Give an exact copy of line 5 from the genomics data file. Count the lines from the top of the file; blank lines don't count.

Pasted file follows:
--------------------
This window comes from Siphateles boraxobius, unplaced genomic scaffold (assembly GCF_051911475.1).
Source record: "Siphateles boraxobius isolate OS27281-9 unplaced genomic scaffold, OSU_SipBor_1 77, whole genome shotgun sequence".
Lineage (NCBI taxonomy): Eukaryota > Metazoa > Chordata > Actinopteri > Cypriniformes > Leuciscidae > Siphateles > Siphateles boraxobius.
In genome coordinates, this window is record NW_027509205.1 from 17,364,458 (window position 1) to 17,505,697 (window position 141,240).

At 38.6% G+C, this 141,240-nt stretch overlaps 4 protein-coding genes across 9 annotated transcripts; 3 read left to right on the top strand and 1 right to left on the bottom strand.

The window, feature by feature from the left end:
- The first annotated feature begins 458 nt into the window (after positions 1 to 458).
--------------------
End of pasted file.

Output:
At 38.6% G+C, this 141,240-nt stretch overlaps 4 protein-coding genes across 9 annotated transcripts; 3 read left to right on the top strand and 1 right to left on the bottom strand.